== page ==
Amboise Sunday Market By Wendy VanHatten

Traveling to the Loire Valley of France for the first time, street markets were on our list. I mean who doesn’t enjoy the dozens of stalls of colorful, delicious-looking fruits and vegetables?

Our landlord of the apartment we rented told us the Sunday market in Amboise was not to be missed. “You’ll find everything here. It’s one of the best in the Loire Valley. Get there early.”

So, we were prepared. Or, so we thought. Abundant doesn’t begin to describe the number of vendors or stuff for sale. It was teeming with people, trucks, and their products. Hodgepodge…no. Diversity…yes.

Since we took our landlord’s advice and arrived early, we found a place to park…not an easy feat for those who came a half hour later. Trucks, vans, ovens, tables, wines, food, livestock, and people as far as we could see. Deciding to pass by the first man handing out samples of horse sausage, we moved along through the rows of tables.

Aromas from grilling meats and just baked baguettes mixed with pungent goat cheeses and spicy olives. It was heaven to stand and sniff. But, first…coffee and a pastry. Fresh, of course. What better way to people-watch?

Then, time to wander through row after row as the market wound around and along the raised banks of the river Loire. If there was anything we were looking for that we couldn’t find, it was our own fault. This market had everything.

Cashmere sweaters as soft as kitten fur from Italy? Sure, I’ll take one. Mounded high, red and white radishes complete with their green tops posed for photo ops. White asparagus, in season, ranged in size from pencil-thin to cigar-fat. All wanted to come home with me. Sausages, jambon, and meats of many kinds lined up next to fresh, ice-encrusted fish from Brittany, and winemakers offered us Vouvray wine from the area. Spices and fresh herbs vied for our attention and pleased our noses.

We sampled as we wandered. Plump, bright orange apricots the size of small apples and baskets of ruby red strawberries made their way into my bags. Believe me…they tasted as good as they looked.

Need some clothespins? Yes, clothespins. Take your pick from one of several booths. T-shirts, leather purses, jewelry, garden supplies, the latest invention for hoeing in your garden, furniture, kitchen gadgets of every possible kind…some you didn’t know you needed until you saw it…, and just about any piece of clothing all had their space.

A lady walked past carrying a large, brown box with holes in it. It was clucking. She had come from the vendors who were selling live chickens and ducks. Not for eating, mind you. These were special, fancy-looking critters in a variety of colors and feathery top-knots. People bought these hens for eggs. And, every box that walked away was making a noise. The buyers looked happy.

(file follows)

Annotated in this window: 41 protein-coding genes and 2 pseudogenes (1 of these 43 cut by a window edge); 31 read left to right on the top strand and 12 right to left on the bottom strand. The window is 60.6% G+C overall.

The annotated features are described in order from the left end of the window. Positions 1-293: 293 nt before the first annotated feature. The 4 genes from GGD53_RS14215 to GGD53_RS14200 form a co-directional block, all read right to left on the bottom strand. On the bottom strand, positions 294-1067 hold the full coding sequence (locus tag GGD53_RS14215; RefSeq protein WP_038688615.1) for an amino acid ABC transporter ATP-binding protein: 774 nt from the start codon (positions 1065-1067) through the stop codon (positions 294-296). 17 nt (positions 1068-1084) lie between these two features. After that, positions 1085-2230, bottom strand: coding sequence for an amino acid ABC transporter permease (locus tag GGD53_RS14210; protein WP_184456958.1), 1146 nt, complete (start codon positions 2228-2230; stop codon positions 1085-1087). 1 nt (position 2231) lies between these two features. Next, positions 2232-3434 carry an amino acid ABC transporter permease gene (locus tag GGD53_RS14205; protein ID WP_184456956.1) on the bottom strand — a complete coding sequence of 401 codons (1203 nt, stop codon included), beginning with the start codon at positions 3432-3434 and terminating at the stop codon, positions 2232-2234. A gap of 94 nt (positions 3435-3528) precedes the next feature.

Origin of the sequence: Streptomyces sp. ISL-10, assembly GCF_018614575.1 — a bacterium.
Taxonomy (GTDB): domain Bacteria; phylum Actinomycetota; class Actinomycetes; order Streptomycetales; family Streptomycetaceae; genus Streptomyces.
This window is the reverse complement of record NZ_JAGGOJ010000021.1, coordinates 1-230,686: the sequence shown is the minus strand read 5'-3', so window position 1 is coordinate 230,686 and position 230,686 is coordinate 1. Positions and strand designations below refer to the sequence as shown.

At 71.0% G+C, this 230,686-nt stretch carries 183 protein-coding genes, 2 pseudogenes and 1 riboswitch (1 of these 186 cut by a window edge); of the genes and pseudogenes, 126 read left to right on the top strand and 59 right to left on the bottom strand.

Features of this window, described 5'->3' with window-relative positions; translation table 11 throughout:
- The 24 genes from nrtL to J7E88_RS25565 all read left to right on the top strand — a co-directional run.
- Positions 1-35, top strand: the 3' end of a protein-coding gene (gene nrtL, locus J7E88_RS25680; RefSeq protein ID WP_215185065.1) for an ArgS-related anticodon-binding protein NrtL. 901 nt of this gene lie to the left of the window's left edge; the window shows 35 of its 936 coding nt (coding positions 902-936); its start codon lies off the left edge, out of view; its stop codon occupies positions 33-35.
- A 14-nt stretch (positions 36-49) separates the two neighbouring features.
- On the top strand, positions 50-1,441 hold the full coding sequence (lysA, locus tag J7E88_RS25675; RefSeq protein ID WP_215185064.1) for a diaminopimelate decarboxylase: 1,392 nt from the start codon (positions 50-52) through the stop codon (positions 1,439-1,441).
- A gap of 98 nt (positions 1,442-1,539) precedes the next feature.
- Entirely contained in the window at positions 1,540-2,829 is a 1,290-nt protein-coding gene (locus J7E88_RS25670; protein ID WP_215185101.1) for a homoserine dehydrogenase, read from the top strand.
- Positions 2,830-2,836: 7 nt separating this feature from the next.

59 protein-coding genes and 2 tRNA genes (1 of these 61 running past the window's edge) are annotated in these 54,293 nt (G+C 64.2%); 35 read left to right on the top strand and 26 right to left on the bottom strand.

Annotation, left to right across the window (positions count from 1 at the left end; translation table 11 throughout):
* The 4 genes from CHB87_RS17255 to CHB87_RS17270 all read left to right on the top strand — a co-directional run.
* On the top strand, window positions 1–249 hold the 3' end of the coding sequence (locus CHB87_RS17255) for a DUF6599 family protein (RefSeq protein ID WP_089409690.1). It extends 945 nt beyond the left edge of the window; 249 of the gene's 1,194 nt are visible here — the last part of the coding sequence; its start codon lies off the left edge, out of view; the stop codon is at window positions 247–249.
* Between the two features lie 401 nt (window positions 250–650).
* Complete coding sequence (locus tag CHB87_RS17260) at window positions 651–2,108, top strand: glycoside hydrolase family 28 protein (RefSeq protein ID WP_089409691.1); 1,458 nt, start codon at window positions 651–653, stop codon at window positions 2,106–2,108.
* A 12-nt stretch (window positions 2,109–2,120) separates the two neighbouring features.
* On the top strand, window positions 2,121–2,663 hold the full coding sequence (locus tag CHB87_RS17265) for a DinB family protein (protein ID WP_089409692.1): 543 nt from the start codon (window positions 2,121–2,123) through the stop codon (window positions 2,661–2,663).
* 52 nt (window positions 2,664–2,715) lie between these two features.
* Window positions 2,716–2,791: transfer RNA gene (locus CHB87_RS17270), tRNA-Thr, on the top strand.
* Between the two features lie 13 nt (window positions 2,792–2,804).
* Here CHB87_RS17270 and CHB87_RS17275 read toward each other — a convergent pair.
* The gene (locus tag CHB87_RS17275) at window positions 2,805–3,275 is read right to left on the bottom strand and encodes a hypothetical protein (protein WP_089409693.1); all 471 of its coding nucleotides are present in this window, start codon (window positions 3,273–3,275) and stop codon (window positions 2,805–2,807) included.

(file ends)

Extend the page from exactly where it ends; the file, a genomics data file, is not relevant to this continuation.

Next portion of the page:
Tantalizing smells of roasting meat drew us down another path, past the artichokes as big as cantaloupes and fresh, purple-colored heads of garlic the size of baseballs. Whoa. Four semi-rucks lined the edges. Each truck was a portable rotisserie with five racks of rotating chickens in each. Perfectly seasoned and browned chickens cycled slowly around as the vendor periodically inspected them for doneness. Did we drool? You bet.

Then, there was the Paella Guy. I’ve seen large paella pans. This one wasn’t even in the same playing field. At least four feet across, I’m not sure which was more impressive…the pan, the bubbling mixture, or the smells coming from the pan. We watched as he added rice and some more spices. Stirring it sent the delicious aromas into the air. He grinned when he heard us sigh. More drool.

Need dessert? We sampled some black ash-crusted cheesecakes, which were not like any cheesecake I have ever tasted. Even though we were supposed to crack the ash off before eating, they still were not my favorite. We opted for cheese and fruit.

Sadly, it was time to leave. We were loaded down with fresh bread, a variety of cheeses which we may or may not remember the names, enough radishes and leafy greens for a salad, spicy salami, and enough apricots and berries for both dessert and breakfast.

Were we glad we learned about this market? Oh yeah. I can’t think of a better way to spend a Sunday morning on vacation.

If You Go: The Amboise Sunday Market is held each Sunday from 8 am to 2 pm in Amboise, France. You can find more information at http://www.experienceloire.com/amboise-market.htm.

 


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